Judges led by the chief justice closed a loophole that has kept some laws from their scrutiny in a part of the constitution called the Ninth Schedule. The Ninth Schedule was created in 1951 to help protect progressive laws on land reform and ending feudalism, but critics say it has since been misused.
Unfortunately, a shortsighted solution to a problem will be misused. Shielding laws from judicial review is good if you have a reform minded legislative, and an atavistic judiciary, which was presumably the case in 1950s India. Nehru and his parliament, fresh from the independence struggle, and eager to transfer power from the entrenched zamindari system to the proletariat enacted the ninth schedule as part of the first amendment to the constitution.
The judiciary, and I am guessing here (this is a blog, isn’t it!), was probably filled with remnants of the British Raj civil service, and hence full of entrenched interests. The situation is reversed now, with the judiciary (the higher reaches, that is) coming up through the ranks as lawyers, and the politicians, well, being Indian politicians!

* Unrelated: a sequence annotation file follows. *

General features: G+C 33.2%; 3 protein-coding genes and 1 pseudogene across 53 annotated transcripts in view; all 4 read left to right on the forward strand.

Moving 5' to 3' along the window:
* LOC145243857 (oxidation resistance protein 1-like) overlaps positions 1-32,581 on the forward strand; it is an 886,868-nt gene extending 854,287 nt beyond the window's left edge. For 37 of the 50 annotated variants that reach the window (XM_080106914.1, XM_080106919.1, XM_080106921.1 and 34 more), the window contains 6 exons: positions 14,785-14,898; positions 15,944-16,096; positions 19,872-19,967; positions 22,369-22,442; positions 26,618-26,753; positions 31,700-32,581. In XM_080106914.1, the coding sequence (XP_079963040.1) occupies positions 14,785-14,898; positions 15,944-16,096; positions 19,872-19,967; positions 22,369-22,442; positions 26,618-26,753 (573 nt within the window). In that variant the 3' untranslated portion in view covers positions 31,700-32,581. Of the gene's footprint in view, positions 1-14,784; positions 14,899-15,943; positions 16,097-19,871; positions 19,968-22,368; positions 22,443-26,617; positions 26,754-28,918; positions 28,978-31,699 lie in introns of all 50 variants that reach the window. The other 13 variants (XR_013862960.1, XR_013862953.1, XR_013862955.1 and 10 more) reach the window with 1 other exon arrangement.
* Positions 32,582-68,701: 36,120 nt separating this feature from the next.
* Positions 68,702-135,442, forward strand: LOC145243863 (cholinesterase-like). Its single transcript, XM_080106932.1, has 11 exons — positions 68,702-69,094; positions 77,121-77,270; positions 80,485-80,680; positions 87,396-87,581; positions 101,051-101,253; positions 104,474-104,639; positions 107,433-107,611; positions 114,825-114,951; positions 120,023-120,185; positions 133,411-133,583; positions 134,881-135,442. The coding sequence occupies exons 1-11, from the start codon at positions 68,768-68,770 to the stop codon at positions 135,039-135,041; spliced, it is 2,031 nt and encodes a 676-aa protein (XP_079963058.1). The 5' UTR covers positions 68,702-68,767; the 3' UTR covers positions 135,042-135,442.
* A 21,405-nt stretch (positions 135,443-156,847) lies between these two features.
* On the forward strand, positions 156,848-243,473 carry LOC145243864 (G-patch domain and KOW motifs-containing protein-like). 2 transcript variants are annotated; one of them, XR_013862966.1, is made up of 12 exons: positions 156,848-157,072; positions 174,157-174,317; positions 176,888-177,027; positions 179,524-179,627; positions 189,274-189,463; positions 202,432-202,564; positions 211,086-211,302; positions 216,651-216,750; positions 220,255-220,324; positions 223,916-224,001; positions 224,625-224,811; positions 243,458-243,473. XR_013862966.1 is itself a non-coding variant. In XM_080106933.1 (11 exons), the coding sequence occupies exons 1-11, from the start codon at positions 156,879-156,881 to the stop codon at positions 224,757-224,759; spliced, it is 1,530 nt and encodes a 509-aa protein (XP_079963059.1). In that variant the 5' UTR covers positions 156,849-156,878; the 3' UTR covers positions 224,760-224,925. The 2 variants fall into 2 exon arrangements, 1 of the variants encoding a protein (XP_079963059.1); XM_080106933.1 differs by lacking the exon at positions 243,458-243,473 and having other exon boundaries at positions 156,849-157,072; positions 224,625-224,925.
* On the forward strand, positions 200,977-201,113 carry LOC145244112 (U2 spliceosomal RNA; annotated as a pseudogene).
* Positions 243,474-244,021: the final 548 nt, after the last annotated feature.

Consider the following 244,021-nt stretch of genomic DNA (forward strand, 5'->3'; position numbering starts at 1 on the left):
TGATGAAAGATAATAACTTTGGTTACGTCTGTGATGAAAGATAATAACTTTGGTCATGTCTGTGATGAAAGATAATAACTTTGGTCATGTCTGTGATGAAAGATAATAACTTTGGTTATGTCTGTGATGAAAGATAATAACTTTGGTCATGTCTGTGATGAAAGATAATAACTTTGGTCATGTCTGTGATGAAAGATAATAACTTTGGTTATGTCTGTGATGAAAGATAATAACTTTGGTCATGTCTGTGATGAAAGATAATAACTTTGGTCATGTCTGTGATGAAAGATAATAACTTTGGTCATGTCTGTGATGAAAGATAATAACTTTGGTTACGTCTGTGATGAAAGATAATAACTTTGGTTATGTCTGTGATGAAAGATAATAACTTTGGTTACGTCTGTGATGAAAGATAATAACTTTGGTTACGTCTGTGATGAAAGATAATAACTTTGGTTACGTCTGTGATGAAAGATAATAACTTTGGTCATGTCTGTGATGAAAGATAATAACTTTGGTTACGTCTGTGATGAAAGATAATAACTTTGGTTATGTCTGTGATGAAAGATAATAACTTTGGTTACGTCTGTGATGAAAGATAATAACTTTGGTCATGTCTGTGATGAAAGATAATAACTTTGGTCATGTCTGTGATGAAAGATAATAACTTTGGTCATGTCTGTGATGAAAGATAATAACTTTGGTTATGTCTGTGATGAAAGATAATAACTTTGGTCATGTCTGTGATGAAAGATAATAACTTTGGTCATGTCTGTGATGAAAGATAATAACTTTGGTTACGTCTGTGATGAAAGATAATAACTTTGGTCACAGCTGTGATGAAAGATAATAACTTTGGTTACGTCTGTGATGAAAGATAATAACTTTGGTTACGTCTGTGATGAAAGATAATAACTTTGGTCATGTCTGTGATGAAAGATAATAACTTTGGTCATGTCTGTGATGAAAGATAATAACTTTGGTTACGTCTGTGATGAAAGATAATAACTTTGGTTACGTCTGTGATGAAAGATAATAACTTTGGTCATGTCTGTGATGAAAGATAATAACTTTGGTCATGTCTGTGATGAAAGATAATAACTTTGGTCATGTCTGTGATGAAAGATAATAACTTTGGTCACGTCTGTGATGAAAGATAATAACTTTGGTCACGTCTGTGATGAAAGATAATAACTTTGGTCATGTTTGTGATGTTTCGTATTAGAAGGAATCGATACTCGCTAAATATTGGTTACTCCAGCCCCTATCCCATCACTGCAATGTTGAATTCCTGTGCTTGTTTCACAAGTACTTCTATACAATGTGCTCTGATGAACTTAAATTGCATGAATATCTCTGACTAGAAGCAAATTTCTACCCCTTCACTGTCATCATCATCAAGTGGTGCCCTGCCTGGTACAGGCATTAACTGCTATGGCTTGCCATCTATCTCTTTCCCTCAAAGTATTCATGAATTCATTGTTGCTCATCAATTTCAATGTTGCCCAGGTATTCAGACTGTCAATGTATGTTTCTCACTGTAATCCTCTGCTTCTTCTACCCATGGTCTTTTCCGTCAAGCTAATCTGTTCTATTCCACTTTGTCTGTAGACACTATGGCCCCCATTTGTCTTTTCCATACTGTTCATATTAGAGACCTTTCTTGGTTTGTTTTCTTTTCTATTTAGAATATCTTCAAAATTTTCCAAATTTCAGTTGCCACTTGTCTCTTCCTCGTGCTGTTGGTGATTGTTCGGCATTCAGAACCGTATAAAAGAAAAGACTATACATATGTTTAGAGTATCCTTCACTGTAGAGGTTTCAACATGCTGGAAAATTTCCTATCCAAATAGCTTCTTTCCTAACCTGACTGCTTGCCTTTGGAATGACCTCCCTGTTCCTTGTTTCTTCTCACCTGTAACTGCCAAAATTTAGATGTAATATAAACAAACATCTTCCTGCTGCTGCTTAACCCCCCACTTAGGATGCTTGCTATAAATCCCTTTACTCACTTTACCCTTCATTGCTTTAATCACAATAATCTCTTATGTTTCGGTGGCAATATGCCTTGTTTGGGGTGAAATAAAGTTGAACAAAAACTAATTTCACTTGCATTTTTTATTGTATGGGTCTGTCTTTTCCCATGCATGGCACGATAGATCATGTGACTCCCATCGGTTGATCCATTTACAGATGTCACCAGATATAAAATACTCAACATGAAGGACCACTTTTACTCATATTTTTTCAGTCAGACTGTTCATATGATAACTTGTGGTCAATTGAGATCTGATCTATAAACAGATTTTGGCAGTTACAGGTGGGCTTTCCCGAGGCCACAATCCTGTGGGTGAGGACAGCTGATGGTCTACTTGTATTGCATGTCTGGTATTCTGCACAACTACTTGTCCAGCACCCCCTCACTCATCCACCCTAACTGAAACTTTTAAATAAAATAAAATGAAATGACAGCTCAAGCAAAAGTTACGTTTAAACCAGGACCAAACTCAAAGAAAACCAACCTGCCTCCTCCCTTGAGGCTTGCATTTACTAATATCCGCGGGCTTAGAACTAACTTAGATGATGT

Bad law enacted for a good purpose is still bad law, and this judgment will bring some sanity into lawmaking.
BTW, the list of laws that will come under scrutiny is long, it is a bunch of land reform, industry nationalization and tribal rights acts that will not be challenged. Number 116:
116) The Tamil Nadu Backward Classes, Scheduled Castes and Scheduled Tribes (Reservation of Seats in Educational Institutions and of appointments or posts in the Services under the State) Act, 1993 (Tamil Nadu Act 45 of 1994).
This is the one that precipitated the review. This law called for a 69% of all college admissions in government institutions be based on a quota system to benefit “backward castes”. The supreme court had instituted a 50% cap. This law is sure to be challenged and since the protection under the 9th schedule is lost, will surely be overturned.